She held a mirror over my head. I was surprised and, then, I allowed myself to be in awe. She’d done a brilliant job; my brows, which were often thick and unruly had become dark sleek creatures that perfectly emphasized the eyes beneath them. “I love it,” I whispered in a typically over dramatic fashion.
And then, I was almost finished.
I went over instructions for care with Cartoon; she gave me a small “self care” kit that included baby wipes to wash off my brows every 2 hours for the first evening, ointment to spread on them after doing so, Q-tips, and plastic nightguards to place on my brows.
For the next 10 days, I’d have to clean them meticulously as the tattoos healed, scabbing and eventually falling off. The more immediate need was getting through the healing process and avoiding anything that might comprise the tattoos. This included sunlight and swimming for 10 days, and anything that induced sweating for 5 days after.
The aftercare wasn’t brutal. Like most forms of body modification, powdering or microblading your brows depends on the procedure going well during the action and not trying to salvage it after. This makes sense.
Now, some details.
It’s not cheap.
For me, the initial appointment was $650 plus tip: there is also an expected follow up, which will range around $200 or 1/4ish of the original amount. Factor in the 20% tip, then tax, and you’ll come to my total.
Obviously, this is a great deal of money (my bank account, RIP). My disclaimer is that you can easily get your eyebrows microbladed or powered far cheaper than I did, and, likely, have just as skilled of as an artist perform the technique. According to Realself, the average cost for the procedure is $425 dollars, with 76% of users stating it was worth it. I paid 65% above national average. Keep in mind price is driven up by geography and artist expertise. Being a New Yorker was clearly doing me zero favors here.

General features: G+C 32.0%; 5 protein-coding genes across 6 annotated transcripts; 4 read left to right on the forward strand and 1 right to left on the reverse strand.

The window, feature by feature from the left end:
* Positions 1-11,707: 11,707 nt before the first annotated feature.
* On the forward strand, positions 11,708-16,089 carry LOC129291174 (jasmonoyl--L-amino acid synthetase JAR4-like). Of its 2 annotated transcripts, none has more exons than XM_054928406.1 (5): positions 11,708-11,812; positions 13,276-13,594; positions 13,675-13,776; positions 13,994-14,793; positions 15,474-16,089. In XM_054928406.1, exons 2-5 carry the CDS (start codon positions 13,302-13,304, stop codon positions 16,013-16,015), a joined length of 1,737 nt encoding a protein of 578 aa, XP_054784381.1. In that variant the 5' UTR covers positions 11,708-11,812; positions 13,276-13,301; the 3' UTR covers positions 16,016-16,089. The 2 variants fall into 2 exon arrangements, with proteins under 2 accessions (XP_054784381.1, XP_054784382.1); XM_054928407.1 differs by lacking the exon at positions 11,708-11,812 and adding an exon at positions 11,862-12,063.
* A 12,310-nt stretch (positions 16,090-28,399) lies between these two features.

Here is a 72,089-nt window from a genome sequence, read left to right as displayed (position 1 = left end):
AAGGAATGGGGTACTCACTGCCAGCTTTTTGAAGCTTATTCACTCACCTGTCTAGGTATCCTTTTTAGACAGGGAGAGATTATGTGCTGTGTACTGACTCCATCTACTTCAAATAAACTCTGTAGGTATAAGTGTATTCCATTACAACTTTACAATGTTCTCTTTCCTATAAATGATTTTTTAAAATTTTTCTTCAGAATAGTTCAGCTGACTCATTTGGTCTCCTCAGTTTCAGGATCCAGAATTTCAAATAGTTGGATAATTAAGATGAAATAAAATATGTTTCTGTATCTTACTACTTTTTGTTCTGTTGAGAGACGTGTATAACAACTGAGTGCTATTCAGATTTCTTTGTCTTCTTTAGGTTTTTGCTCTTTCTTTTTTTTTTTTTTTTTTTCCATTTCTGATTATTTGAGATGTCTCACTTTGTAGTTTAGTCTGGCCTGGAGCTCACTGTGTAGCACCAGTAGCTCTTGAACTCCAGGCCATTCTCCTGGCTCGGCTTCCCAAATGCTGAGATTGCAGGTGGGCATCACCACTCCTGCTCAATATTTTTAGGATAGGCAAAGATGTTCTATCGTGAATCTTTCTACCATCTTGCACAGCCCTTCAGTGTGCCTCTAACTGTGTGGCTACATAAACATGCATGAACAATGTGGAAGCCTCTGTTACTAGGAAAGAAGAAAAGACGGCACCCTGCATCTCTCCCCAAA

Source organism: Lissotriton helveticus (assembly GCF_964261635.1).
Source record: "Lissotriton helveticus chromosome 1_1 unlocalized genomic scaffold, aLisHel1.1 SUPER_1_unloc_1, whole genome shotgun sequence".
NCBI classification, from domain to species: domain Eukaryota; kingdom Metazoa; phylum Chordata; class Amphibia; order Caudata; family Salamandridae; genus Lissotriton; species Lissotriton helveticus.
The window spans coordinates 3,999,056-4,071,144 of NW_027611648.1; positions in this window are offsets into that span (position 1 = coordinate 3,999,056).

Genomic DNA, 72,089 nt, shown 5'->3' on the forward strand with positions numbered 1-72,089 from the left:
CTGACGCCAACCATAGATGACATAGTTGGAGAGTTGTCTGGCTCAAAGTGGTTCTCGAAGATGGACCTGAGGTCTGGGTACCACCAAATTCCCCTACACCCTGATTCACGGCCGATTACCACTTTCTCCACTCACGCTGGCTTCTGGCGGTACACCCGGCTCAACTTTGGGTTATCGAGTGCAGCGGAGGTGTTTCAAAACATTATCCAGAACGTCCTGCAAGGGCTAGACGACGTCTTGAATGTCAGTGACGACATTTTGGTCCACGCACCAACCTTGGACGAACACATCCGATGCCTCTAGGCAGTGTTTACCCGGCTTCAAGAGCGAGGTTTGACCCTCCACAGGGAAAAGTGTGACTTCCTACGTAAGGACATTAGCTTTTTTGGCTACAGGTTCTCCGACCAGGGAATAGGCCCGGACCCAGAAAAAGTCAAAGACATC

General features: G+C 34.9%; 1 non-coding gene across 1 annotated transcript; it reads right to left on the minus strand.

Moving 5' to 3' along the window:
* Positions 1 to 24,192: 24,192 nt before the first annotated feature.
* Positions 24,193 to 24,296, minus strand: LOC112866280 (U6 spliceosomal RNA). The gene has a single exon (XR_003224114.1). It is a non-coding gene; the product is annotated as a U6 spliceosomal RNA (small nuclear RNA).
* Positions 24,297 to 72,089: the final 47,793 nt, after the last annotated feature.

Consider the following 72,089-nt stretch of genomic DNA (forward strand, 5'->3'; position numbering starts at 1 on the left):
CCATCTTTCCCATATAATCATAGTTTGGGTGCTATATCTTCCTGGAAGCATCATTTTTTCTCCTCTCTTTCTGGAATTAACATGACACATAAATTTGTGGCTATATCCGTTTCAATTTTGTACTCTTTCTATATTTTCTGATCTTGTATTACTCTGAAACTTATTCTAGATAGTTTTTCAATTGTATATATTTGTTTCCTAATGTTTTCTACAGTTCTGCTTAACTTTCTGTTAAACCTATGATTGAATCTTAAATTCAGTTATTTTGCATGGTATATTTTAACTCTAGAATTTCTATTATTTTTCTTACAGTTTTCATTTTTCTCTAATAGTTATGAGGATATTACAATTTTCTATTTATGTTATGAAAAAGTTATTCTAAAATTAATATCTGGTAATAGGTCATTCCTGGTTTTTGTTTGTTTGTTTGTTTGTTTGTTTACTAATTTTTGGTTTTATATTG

Since about 70% of consumers will want/require a follow up visit, 6–10 weeks after the initial appointment again, remember, this isn’t free; costs range up to 25% of the original price, plus tax and tip.
Overall, I’d say the overall price for microblading or “powdering” your brows hovers between $450–1,200 depending on the severity of your case, your location, and your artists renown.
Do your research! Don’t trust Instagram and Yelp to be the end by which you can compare artists over; look for artists who have a wide range of reviews over years, with personal pictures submitted by costumers, to prove their validity.
Anyone can write a fake positive review online, including people who’s entire livelihood depends on good ones.
The fact remains that people will often say what it takes to get your money with little regard to the result of doing so; as a consumer, you need to be careful.
For example, an artist who has, say, 10 reviews by users who have reviewed other sites and have active online presences is worth more than one who has 40 positive reviews but zero hint of an otherwise digital footprint, indicating that they might be “fake” reviewers.
My shop, Ellebrow, was highly recommended to me by two friends who got microblading. It was cost a great deal but I did have some money to spare (thanks, 2020, for ruining all of my plans).
Still, not everyone does, so I’d urge my readers to do your due diligence. Check out online reviews; pay particular note to the artist’s responses when customers are unhappy and don’t let price be the sole motivator.
As with any form, no matter how severe of body modification, you might feel panic during the process or afterwards.
This is why I’d caution anyone considering such a process to use good judgement and to do their research. If you have both in place during, you’ll be fine.
It’s now a week since I got my brows powdered and I’m loving them; I’ve been careful to keep with the upkeep, including plucking my normally quickly growing brows down to the softly tattooed imprint. All in all, I’d highly recommend powdering towards you, my reader, if you feel the need to do so.
If not, lucky you!